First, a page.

Monday, January 16, 2012

Travelogue: The Colourful Friday of Cairo

Taxi Tips: Know Your Numbers

Friday, December 9, 2011

Friday Evening at a Tahrir Cafe

Can’t Everyday in Cairo be a Friday?
I wish everyday of our trip would have been a Friday, so that I could get the opportunity to offer the grand prayers, جمعہ, in five different historical mosques! 

Out of the innumerable, the Mosque of Huusain (RA), مسجد حسین, is special. It is believed to bury the head of Hussein ibn ‘Alī (RA), امام حسین, the beloved grandson of Prophet Muhammad (PBUH), حضرت محمّد. The awareness also resolved my confusion of choice!

حیی علی خیر الفلاح 
It was already full house when I reached the mosque around 11. Consequently, I had to sneak around to find a place to squeeze inside the hall in a rather uncivilized manner. Imam of the prayers, خطیب, sounded like an exceptional orator. He was quoting historical references, especially from the life of the Prophet, to stimulate the responding audience to quit the bad habits and to come back towards an honest life. 

After the inspiring speech, خطبہ, he led the official prayers, during which I was observing the fine difference in the prayers when compared to how it is observed in Pakistan. The most notable was the use of Muakabbir, مکبر, which has now been obsolete in most of the Subcontinent after the acceptance of microphone. 

The other major difference was the better communication between the Imam and the audience, during the speech. 

Post prayers, a group made a couple of standing rows facing towards each other and started chanting ‘Allah-Allah’ in a chorus with a man in the traditional attire walking in between as their leader. That was the variant of Zikr, ذکر, which is observed among the followers of Islamic mysticism quite seriously.
Masjid Hussain
The Sunday Market
During the walking marathon to and from the mosque, located off the busy Azhar street in the heart of Khan Kahlili bazaar, I observed how the Friday prayers produce a contrast in the lifestyle. Before the congregation, the outdoors was peaceful and festive. And once that was done, it looked like that whole of Cairo was out on the streets. They were actually!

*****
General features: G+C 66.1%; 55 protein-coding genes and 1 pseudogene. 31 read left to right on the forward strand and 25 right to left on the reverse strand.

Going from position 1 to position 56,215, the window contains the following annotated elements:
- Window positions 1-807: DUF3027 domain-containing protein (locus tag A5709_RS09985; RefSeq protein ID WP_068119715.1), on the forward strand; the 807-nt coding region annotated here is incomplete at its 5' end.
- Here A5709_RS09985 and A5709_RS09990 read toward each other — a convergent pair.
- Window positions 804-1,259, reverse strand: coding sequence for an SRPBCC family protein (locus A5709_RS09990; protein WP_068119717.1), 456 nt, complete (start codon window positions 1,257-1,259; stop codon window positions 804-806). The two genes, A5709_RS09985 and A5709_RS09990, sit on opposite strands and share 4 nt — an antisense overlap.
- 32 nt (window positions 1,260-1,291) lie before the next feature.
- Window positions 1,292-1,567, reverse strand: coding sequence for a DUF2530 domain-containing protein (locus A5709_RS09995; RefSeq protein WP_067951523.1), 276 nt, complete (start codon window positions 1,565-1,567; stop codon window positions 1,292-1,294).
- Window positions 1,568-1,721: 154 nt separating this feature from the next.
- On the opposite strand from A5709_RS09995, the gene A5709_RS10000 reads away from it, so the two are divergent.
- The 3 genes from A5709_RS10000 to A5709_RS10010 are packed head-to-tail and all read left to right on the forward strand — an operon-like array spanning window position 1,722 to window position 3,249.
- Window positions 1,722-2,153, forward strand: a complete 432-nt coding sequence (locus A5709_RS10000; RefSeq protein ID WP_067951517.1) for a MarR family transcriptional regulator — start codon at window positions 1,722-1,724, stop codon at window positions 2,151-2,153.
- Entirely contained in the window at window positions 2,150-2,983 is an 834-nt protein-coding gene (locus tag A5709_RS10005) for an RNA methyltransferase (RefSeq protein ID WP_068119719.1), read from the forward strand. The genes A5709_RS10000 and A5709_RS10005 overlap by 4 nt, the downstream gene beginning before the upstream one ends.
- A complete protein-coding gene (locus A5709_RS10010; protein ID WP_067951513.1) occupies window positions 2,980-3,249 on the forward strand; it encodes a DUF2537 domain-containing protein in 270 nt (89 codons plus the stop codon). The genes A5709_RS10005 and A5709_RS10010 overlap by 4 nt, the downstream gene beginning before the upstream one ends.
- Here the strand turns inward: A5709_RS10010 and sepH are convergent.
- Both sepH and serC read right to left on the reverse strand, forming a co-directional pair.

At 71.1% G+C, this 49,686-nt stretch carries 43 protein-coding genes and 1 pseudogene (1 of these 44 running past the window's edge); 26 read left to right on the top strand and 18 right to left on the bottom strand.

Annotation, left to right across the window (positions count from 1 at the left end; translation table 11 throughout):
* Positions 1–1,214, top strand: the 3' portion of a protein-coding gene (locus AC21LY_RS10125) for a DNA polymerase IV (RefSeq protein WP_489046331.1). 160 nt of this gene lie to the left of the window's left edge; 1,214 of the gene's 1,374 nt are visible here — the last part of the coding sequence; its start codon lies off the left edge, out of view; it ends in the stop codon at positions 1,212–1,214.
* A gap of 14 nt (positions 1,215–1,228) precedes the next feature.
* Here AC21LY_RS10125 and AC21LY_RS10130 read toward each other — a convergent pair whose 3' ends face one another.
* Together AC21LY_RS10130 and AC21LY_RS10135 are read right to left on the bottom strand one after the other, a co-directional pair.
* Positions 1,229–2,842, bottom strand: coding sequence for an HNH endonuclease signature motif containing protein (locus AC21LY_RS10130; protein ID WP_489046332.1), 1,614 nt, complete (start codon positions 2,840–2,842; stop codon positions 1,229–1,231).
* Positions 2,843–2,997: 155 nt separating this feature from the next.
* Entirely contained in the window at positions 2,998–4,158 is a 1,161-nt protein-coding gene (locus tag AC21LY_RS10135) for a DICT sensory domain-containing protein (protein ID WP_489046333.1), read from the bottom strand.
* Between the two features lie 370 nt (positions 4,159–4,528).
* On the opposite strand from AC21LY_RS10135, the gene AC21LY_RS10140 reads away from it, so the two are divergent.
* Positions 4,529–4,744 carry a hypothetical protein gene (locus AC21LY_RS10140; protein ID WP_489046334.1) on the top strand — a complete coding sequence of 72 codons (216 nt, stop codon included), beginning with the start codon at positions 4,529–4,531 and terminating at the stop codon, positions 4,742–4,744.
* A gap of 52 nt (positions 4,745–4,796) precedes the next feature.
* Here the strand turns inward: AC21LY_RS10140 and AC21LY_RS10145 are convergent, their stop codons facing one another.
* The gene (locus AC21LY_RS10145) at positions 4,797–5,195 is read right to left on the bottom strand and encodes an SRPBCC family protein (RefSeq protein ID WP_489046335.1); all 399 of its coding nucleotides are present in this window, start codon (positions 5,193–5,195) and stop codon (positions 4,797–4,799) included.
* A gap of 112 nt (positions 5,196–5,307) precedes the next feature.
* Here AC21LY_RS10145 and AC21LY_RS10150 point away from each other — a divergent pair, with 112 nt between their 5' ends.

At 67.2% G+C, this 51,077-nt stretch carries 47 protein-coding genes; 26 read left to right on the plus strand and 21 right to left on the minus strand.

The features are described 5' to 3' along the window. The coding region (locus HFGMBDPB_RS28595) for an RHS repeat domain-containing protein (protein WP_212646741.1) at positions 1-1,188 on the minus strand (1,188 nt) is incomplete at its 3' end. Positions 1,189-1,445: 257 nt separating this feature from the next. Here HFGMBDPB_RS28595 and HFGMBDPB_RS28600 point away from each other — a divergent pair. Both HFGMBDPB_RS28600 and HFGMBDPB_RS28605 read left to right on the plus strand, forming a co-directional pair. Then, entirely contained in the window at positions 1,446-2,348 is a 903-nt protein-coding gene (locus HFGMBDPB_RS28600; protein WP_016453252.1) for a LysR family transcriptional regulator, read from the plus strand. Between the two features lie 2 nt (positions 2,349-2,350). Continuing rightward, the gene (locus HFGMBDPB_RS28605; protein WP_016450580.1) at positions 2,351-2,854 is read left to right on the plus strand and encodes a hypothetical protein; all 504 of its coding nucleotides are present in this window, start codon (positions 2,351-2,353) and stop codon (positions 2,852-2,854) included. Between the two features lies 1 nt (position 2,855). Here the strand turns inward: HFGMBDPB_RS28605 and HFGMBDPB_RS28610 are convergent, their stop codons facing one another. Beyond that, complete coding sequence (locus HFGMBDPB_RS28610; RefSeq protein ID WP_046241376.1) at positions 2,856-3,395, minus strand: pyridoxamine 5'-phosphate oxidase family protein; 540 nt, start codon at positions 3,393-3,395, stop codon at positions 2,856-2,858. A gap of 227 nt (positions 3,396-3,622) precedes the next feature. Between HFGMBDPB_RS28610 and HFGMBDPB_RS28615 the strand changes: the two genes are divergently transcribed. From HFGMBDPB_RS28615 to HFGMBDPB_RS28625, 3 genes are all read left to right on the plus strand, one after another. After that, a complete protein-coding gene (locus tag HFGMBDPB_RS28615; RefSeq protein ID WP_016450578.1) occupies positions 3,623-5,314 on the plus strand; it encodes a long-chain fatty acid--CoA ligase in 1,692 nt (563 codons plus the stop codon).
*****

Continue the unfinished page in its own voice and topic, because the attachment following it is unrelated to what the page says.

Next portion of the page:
Within no time, the whole area turned into a gigantic bazaar, with literally no space even to walk, especially in the inner narrow streets! 

Getting Lost in the Narrow Cairo Streets
Soon I got lost in the zigzag alleyways – abundant with the consumer stuff on one hand and historical structures on the other! I only realized that when the sun went behind me instead of being in the front initially! 
Getting Lost
Mosque Al-qamar b. 1125 AD
The City of Minarets
City Gates
Thick Walls
Some Food Now!
Want to Buy One?
Shop Till Drop
A couple of hours later I came back to the bazaar district, this time with the better half, for the shopping spree to follow!

We took the taxi to the the Al-Hussain mosque before diving into the Khan Al-Khalili, خان خلیلی. 

After an hour of meandering, we actually found ourselves at the same place we started from and without a clue what to buy at what price. In this fix, we saw an Egyptian family – out for shopping – and impulsively decided to follow them! 

Soon we found ourselves in a bottleneck type gully which fortunately opened in a big shop selling stitched as well as unstitched clothes. It was like coming out of a deep buried tunnel and suddenly exposing to a refreshingly inspiring landscape in front!

The fixed price store had something to offer for everyone; even for the Misha’s aunt gang! The feeling of not being ripped-off made us more confident so that we could also shop from the vendors spread all around. For us, the biggest challenge was not those hard selling touts, as many tourists complain, but to actually found artifacts which are not ‘Made in China’! And that was a tough task, I bet. 
The 'Sunday Market'!
Khan Khalili
Local Experience
Emad's call saved me from bankrupting who was free in the evening to take us to the famous Tahrir cafes. Although working as a Sales Engineer, Emad has not only got good insight of the ongoing political transformation but is also an eyewitness of the historical happening around the square.

"There are already 30,000 inmates and all is ok till we are one of them", he replied casually when I asked if there are still touts around while sipping the hot and tasty Sahlab!

The corrupt regime brought the country to a point where even the educated middle-class youth did not mind getting imprisoned.
Mubarak is No Longer Required
The Conspiracy Theory
The uncertainty whether the army would easily give the long held luxuries still prevailed in the air with all sort of rumors spreading around. "You know many even believe that there are Pakistani Jihadis positioned around the Tahrir to conquer the turbulent country?", I failed to swallow the peanut when he further enlightened me!

It was around midnight when we came back to our hotel only to find out that we are missing something!

Going back home after visiting an Arab country without carrying Halawa would have been a bad omen. So we dived into the market again, this time in the downtown to pack a few kilograms of mixed sweets, مشکّہ, before creeping into the warm blankets!

Today's Expense Sheet
EGP 10 Mobile Credit
EGP 35 Food
EGP 5 Taxi
EGP 35 Taxi to Airport (Next Morning)
EGP 740 Can you guess?
1 USD = 6 EGP
1 EGP = 15 PKR

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